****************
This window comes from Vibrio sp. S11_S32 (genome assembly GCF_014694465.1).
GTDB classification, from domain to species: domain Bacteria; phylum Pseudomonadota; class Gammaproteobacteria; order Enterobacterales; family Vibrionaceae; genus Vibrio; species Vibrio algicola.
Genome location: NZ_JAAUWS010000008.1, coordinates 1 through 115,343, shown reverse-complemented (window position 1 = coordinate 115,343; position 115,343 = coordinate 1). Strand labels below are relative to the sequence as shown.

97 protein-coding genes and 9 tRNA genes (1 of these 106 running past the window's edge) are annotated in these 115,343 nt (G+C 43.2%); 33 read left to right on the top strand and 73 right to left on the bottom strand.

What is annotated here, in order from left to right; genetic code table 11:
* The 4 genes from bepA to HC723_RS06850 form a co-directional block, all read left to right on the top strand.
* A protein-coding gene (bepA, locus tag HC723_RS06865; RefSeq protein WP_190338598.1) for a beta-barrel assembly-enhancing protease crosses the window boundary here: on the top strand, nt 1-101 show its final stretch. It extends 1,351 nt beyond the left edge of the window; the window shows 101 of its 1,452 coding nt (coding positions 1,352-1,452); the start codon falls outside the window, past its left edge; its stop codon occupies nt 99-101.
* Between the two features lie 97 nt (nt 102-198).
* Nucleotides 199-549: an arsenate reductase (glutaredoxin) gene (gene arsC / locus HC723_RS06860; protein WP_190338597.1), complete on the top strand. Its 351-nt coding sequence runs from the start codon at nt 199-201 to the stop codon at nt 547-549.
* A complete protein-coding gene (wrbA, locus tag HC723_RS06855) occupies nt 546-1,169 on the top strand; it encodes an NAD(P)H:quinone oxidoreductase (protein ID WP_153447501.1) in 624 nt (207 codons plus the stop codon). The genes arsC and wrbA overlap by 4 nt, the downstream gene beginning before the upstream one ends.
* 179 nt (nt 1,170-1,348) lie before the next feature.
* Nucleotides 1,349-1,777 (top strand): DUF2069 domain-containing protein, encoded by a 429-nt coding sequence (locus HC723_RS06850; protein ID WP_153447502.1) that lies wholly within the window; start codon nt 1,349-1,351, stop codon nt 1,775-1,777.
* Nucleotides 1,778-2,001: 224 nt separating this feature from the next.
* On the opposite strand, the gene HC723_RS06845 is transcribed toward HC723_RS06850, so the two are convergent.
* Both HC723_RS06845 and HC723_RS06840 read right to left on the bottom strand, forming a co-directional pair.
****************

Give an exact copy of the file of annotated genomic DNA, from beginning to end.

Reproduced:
This window comes from Vibrio sp. S11_S32 (genome assembly GCF_014694465.1).
GTDB classification, from domain to species: domain Bacteria; phylum Pseudomonadota; class Gammaproteobacteria; order Enterobacterales; family Vibrionaceae; genus Vibrio; species Vibrio algicola.
Genome location: NZ_JAAUWS010000008.1, coordinates 1 through 115,343, shown reverse-complemented (window position 1 = coordinate 115,343; position 115,343 = coordinate 1). Strand labels below are relative to the sequence as shown.

97 protein-coding genes and 9 tRNA genes (1 of these 106 running past the window's edge) are annotated in these 115,343 nt (G+C 43.2%); 33 read left to right on the top strand and 73 right to left on the bottom strand.

What is annotated here, in order from left to right; genetic code table 11:
* The 4 genes from bepA to HC723_RS06850 form a co-directional block, all read left to right on the top strand.
* A protein-coding gene (bepA, locus tag HC723_RS06865; RefSeq protein WP_190338598.1) for a beta-barrel assembly-enhancing protease crosses the window boundary here: on the top strand, nt 1-101 show its final stretch. It extends 1,351 nt beyond the left edge of the window; the window shows 101 of its 1,452 coding nt (coding positions 1,352-1,452); the start codon falls outside the window, past its left edge; its stop codon occupies nt 99-101.
* Between the two features lie 97 nt (nt 102-198).
* Nucleotides 199-549: an arsenate reductase (glutaredoxin) gene (gene arsC / locus HC723_RS06860; protein WP_190338597.1), complete on the top strand. Its 351-nt coding sequence runs from the start codon at nt 199-201 to the stop codon at nt 547-549.
* A complete protein-coding gene (wrbA, locus tag HC723_RS06855) occupies nt 546-1,169 on the top strand; it encodes an NAD(P)H:quinone oxidoreductase (protein ID WP_153447501.1) in 624 nt (207 codons plus the stop codon). The genes arsC and wrbA overlap by 4 nt, the downstream gene beginning before the upstream one ends.
* 179 nt (nt 1,170-1,348) lie before the next feature.
* Nucleotides 1,349-1,777 (top strand): DUF2069 domain-containing protein, encoded by a 429-nt coding sequence (locus HC723_RS06850; protein ID WP_153447502.1) that lies wholly within the window; start codon nt 1,349-1,351, stop codon nt 1,775-1,777.
* Nucleotides 1,778-2,001: 224 nt separating this feature from the next.
* On the opposite strand, the gene HC723_RS06845 is transcribed toward HC723_RS06850, so the two are convergent.
* Both HC723_RS06845 and HC723_RS06840 read right to left on the bottom strand, forming a co-directional pair.